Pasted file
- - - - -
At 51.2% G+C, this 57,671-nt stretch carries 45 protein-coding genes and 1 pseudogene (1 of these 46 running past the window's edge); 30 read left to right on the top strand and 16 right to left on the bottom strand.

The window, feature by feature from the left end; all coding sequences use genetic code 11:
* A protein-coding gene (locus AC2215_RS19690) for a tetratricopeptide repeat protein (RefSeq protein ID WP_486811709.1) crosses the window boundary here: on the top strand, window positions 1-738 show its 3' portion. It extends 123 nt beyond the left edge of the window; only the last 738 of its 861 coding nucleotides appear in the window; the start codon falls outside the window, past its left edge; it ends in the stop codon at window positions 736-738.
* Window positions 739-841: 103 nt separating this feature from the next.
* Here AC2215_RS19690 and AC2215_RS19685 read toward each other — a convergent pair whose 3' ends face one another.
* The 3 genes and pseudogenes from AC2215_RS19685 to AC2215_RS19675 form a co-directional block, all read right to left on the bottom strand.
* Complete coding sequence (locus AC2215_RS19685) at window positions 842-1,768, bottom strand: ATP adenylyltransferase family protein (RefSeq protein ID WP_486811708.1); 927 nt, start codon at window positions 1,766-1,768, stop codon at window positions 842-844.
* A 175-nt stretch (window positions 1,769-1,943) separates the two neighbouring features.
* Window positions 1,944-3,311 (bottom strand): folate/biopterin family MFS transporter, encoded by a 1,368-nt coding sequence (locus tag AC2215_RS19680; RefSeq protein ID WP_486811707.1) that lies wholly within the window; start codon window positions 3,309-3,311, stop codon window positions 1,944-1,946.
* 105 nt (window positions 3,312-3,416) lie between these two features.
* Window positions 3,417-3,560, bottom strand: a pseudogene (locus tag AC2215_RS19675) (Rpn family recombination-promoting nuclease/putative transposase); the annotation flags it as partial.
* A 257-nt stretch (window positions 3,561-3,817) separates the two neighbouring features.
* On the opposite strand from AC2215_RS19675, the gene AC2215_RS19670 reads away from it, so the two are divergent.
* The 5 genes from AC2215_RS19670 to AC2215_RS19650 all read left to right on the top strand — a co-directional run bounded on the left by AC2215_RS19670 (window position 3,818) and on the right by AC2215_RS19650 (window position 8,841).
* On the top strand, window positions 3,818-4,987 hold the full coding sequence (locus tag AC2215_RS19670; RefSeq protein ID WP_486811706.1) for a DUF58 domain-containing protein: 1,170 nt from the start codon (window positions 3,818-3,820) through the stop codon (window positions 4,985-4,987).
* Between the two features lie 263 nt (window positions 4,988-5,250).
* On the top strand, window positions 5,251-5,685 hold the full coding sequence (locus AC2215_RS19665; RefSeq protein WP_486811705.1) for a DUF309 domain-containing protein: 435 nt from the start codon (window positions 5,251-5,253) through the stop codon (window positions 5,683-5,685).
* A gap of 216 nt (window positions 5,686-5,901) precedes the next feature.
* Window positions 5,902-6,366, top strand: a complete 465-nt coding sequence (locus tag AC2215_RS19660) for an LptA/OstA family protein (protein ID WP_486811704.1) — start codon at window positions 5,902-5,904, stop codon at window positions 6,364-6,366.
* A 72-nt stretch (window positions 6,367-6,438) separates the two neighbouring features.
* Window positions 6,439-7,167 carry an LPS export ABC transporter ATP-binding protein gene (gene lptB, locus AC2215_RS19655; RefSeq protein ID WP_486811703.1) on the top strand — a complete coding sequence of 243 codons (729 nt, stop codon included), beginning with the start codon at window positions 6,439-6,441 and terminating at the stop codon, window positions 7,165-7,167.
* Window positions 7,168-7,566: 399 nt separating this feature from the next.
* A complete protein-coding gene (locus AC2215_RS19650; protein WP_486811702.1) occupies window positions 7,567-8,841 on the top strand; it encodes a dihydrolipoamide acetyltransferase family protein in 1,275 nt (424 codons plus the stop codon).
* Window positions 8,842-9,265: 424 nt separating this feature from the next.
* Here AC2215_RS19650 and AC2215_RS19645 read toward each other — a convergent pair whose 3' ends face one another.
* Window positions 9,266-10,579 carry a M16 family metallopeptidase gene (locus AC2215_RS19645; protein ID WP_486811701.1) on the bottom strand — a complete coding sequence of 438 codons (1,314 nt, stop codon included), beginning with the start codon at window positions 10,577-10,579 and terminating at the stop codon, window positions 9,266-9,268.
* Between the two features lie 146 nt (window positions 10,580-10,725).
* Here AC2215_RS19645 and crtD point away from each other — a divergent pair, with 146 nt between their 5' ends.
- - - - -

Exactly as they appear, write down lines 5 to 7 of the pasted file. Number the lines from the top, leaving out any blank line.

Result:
* Here AC2215_RS19690 and AC2215_RS19685 read toward each other — a convergent pair whose 3' ends face one another.
* The 3 genes and pseudogenes from AC2215_RS19685 to AC2215_RS19675 form a co-directional block, all read right to left on the bottom strand.
* Complete coding sequence (locus AC2215_RS19685) at window positions 842-1,768, bottom strand: ATP adenylyltransferase family protein (RefSeq protein ID WP_486811708.1); 927 nt, start codon at window positions 1,766-1,768, stop codon at window positions 842-844.